Background: Over the last decade, we have witnessed an incredible growth in the field of exome and genome sequencing. This information can be used to predict phenotypes for a number of traits of medical relevance. Here, we have focused on the identification of blood cell traits, developing BOOGIE, a tool recognizing relevant mutations through genome analysis and interpreting them in several blood traits important for transfusions. Results: In our method, we extract relevant mutation data and annotate a genome with ANNOVAR. These variants are then directly compared with our knowledge base, containing association rules between mutations and phenotypes for the ten major blood groups: ABO, Rh, Duffy, Kell, Diego, Kidd, Lewis, Lutheran, MNS and Bombay. Whenever a match is found, it is used to predict the related phenotype and list causative mutations. The decision process is implemented as an expert system, automatically performing the logical reasoning connected to the genome variants. Interactions with other proteins and enzymes are easily kept into account during the full process, e.g. for the Bombay phenotype. This rare and easily misclassified genetic trait involves three blood groups, making blood donations potentially lethal. Conclusions: BOOGIE was tested on Personal Genome Project (PGP) data. The blood traits for genomes with available ABO and Rh annotation were correctly predicted in between 86% and 100% of cases. The analysis is very efficient, making it suitable for genome scale diagnostic applications in personalized medicine. The versatility and simplicity of the analysis make it easily interpretable and allows easy extension of the protocol towards other blood related traits.

In silico blood genotyping from exome sequencing data

Minervini G.;Leonardi E.;FERRARI, CARLO;TOSATTO, SILVIO
2012

Abstract

Background: Over the last decade, we have witnessed an incredible growth in the field of exome and genome sequencing. This information can be used to predict phenotypes for a number of traits of medical relevance. Here, we have focused on the identification of blood cell traits, developing BOOGIE, a tool recognizing relevant mutations through genome analysis and interpreting them in several blood traits important for transfusions. Results: In our method, we extract relevant mutation data and annotate a genome with ANNOVAR. These variants are then directly compared with our knowledge base, containing association rules between mutations and phenotypes for the ten major blood groups: ABO, Rh, Duffy, Kell, Diego, Kidd, Lewis, Lutheran, MNS and Bombay. Whenever a match is found, it is used to predict the related phenotype and list causative mutations. The decision process is implemented as an expert system, automatically performing the logical reasoning connected to the genome variants. Interactions with other proteins and enzymes are easily kept into account during the full process, e.g. for the Bombay phenotype. This rare and easily misclassified genetic trait involves three blood groups, making blood donations potentially lethal. Conclusions: BOOGIE was tested on Personal Genome Project (PGP) data. The blood traits for genomes with available ABO and Rh annotation were correctly predicted in between 86% and 100% of cases. The analysis is very efficient, making it suitable for genome scale diagnostic applications in personalized medicine. The versatility and simplicity of the analysis make it easily interpretable and allows easy extension of the protocol towards other blood related traits.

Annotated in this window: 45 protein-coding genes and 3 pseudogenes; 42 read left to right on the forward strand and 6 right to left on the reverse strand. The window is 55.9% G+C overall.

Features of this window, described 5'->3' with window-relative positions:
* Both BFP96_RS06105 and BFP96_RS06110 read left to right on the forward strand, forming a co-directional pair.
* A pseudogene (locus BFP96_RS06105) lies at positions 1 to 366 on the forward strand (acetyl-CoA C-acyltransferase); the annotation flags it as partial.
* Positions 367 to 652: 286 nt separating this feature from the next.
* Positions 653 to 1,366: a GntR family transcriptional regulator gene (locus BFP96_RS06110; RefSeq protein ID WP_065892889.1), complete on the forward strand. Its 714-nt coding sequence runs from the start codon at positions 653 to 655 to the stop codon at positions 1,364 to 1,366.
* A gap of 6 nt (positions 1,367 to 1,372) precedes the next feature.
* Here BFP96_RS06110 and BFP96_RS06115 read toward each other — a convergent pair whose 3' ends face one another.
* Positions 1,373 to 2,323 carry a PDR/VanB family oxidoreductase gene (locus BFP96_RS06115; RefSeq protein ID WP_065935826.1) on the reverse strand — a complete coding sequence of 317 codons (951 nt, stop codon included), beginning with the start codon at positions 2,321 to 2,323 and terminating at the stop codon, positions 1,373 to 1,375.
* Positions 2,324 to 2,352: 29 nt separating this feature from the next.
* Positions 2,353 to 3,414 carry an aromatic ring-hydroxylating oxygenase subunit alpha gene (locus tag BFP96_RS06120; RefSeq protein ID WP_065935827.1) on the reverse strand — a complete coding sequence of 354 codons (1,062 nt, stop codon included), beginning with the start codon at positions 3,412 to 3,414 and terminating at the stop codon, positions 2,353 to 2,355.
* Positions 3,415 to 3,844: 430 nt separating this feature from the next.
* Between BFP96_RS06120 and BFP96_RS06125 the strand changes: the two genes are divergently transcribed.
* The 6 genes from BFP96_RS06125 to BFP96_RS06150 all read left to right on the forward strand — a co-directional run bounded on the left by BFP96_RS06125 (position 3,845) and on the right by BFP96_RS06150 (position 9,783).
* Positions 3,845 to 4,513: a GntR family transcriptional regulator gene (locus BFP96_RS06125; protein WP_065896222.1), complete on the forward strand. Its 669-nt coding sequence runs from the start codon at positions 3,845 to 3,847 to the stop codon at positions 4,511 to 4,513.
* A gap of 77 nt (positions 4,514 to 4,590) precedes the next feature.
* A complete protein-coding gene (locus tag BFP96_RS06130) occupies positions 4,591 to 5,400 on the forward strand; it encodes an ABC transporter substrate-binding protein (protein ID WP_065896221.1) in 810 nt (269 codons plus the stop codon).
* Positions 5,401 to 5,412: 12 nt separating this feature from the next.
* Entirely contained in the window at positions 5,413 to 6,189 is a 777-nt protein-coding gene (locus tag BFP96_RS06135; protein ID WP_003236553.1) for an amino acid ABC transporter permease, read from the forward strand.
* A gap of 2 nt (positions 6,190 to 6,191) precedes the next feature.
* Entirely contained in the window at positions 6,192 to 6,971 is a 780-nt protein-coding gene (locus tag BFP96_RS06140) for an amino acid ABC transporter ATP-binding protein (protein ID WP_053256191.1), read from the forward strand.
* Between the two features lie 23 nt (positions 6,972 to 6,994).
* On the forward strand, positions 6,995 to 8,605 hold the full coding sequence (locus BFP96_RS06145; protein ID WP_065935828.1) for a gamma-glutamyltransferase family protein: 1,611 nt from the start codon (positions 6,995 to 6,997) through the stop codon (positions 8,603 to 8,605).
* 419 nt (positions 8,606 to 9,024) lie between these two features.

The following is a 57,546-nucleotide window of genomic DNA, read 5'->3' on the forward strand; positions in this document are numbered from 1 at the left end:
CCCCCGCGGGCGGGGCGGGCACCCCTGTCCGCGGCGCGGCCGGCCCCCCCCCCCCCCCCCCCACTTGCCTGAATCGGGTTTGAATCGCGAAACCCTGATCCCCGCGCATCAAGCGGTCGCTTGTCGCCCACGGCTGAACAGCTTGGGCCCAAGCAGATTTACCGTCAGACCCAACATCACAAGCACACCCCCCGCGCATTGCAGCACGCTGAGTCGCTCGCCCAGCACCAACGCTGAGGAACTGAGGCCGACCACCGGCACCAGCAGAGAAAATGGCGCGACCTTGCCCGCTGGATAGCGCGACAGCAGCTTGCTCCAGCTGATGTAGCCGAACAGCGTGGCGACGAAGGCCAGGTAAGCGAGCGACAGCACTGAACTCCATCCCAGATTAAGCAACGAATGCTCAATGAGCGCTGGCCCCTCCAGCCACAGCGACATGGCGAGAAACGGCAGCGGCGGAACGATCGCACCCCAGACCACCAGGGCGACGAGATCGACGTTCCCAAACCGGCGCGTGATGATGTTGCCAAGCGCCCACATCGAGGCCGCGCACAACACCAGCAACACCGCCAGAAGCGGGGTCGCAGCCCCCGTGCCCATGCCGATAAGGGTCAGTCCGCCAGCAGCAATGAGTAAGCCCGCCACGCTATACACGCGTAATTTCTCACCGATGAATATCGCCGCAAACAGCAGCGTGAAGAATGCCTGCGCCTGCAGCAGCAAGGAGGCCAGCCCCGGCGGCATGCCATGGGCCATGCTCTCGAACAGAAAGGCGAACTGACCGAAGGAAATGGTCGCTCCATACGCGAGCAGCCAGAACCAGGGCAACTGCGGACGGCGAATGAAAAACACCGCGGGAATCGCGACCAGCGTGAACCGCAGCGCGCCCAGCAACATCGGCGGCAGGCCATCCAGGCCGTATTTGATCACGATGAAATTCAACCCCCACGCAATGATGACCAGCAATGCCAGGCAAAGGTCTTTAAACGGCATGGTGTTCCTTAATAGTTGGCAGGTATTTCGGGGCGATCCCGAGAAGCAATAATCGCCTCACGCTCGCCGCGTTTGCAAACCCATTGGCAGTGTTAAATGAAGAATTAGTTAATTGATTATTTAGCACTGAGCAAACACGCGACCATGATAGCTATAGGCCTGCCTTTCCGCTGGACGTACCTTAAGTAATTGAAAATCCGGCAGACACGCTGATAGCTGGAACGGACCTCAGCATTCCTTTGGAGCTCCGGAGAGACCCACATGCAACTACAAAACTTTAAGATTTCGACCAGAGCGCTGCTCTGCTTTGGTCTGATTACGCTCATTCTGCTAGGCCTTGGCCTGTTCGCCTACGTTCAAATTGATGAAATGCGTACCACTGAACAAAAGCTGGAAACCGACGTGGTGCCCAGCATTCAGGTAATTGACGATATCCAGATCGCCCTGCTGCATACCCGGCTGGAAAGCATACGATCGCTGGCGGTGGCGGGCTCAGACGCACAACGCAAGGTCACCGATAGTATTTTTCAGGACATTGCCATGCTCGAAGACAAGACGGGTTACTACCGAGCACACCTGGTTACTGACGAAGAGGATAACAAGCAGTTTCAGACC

Proceedings of the Workshop on Annotation, Interpretation and Management of Mutations (AIMM-2012)
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Utilizza questo identificativo per citare o creare un link a questo documento: https://hdl.handle.net/11577/2534695
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